Supreme Court Justice Antonin Scalia used an Italian hand gesture when questioned by a reporter after attending church this past weekend.

The Boston Herald reported Monday that the justice made "an obscene gesture under his chin" — which prompted some online reports that Scalia had used his middle finger.

Untrue.

"It was a hand off the chin gesture that was meant to be dismissive," Supreme Court spokeswoman Kathy Arberg said.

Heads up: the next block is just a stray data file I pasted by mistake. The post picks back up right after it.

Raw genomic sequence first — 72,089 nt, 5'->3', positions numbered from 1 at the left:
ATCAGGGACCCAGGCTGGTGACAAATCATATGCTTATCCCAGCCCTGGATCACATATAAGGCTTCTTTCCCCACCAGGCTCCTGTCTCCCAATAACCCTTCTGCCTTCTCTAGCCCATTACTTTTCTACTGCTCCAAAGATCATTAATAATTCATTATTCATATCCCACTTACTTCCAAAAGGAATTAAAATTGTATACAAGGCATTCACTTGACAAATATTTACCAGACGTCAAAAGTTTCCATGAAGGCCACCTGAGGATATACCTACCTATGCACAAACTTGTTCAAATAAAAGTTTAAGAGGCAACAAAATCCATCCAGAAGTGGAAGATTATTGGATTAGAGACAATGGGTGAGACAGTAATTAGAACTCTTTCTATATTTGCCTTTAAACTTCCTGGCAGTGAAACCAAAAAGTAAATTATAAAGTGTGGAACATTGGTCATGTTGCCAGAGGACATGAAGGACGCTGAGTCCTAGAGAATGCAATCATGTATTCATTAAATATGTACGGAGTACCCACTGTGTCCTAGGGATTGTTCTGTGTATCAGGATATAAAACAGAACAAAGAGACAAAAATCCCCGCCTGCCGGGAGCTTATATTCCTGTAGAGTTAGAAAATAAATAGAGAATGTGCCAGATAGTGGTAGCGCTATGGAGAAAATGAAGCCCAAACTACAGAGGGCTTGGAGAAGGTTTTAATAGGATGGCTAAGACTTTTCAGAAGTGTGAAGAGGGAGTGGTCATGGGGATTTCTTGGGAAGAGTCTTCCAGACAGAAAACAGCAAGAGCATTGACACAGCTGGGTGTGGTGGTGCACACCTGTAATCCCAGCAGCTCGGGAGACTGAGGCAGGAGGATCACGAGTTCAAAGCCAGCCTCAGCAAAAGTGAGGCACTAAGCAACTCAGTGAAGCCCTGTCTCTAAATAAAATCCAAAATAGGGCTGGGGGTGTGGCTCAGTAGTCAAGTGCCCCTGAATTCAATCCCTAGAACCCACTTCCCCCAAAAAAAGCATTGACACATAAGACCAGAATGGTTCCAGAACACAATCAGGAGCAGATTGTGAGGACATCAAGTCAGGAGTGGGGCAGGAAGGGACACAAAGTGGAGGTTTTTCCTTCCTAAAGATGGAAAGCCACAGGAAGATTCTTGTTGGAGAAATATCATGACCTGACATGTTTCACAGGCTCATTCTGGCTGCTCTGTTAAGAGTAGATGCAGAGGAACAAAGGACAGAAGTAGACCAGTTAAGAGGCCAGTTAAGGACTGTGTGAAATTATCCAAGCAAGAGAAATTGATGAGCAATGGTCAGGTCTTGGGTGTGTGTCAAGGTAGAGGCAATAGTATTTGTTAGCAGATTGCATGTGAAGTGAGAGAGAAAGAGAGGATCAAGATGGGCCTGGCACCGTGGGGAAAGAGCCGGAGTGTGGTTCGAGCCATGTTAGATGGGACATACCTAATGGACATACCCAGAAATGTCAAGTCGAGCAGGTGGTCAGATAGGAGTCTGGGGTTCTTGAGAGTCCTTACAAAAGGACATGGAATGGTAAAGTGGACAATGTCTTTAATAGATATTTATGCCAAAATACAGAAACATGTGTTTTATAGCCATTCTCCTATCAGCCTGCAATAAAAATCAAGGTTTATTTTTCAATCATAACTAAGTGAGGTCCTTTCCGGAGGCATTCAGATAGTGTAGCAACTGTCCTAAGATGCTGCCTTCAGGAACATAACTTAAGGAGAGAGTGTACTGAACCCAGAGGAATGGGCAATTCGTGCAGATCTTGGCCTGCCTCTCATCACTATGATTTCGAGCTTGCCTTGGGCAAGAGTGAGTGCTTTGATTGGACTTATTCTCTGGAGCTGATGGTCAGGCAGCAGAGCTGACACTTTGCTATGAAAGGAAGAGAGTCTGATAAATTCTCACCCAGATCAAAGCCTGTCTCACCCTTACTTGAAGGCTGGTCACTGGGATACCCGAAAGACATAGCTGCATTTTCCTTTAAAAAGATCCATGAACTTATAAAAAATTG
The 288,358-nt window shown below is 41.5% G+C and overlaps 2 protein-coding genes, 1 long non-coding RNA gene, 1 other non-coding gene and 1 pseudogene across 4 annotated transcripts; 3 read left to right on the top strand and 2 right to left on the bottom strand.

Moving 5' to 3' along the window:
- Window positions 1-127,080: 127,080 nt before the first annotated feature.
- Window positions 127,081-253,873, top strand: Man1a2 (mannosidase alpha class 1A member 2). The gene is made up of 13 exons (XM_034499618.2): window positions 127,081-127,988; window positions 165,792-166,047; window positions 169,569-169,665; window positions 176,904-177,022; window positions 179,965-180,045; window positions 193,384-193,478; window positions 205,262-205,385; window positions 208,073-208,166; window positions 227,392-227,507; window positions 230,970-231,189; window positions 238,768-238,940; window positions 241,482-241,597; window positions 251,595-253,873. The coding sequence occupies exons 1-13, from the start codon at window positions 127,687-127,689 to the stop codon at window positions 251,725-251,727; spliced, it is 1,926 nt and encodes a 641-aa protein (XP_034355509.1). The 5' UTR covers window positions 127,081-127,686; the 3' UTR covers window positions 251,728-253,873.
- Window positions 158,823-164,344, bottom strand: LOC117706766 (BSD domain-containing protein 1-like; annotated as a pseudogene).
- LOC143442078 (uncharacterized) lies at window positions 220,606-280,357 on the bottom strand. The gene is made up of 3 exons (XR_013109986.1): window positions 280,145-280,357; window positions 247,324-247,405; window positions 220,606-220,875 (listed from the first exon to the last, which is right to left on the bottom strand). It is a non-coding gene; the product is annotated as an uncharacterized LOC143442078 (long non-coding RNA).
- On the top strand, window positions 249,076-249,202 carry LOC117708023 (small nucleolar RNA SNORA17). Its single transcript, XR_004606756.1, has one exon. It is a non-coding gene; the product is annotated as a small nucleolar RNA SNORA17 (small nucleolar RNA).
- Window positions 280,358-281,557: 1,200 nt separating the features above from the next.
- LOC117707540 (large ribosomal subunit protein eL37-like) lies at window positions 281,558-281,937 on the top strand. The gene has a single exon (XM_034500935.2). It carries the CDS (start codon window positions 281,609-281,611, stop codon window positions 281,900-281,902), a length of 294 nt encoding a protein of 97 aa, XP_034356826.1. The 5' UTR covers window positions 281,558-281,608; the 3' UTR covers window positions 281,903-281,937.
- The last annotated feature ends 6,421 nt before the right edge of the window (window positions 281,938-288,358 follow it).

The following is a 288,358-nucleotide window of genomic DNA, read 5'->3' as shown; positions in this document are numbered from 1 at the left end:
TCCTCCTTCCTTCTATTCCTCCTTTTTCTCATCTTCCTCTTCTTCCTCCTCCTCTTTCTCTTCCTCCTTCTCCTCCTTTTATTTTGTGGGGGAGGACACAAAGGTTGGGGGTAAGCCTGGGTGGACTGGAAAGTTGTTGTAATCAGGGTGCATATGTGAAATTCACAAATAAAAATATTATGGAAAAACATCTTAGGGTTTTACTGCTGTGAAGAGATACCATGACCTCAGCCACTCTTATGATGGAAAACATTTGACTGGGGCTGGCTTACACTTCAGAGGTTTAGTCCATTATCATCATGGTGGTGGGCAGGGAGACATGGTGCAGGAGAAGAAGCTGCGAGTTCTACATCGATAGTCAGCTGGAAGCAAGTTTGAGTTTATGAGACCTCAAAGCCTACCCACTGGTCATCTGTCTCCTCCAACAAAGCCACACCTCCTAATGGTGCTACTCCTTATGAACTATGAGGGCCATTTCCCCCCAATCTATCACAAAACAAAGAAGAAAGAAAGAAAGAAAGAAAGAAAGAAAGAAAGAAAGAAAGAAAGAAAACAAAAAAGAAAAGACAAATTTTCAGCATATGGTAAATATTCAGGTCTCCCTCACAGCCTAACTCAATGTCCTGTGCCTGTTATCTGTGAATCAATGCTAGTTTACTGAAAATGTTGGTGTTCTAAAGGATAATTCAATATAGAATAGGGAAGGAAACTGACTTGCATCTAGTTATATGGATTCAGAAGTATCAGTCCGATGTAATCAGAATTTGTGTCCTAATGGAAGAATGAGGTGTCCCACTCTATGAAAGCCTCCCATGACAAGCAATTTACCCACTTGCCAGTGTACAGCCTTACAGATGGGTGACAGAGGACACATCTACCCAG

Scalia, 70, is Italian and known for wisecracks in and out of court.

The sign he used in Boston is frequently used by Italians to express displeasure with someone — from mild to deep irritation. It is done by cupping the hand under the chin and flicking the fingers like a backward wave.

Scalia was leaving Mass on Sunday at the Cathedral of the Holy Cross when the reporter asked the justice if he had to deal with much flak related to his conservative Roman Catholic beliefs, according to the newspaper.

"You know what I say to those people?" Scalia said before making the gesture, according to the paper's account. "That's Sicilian."

The paper said that Scalia also said: "This is my spiritual life. I shall lead it the way I like."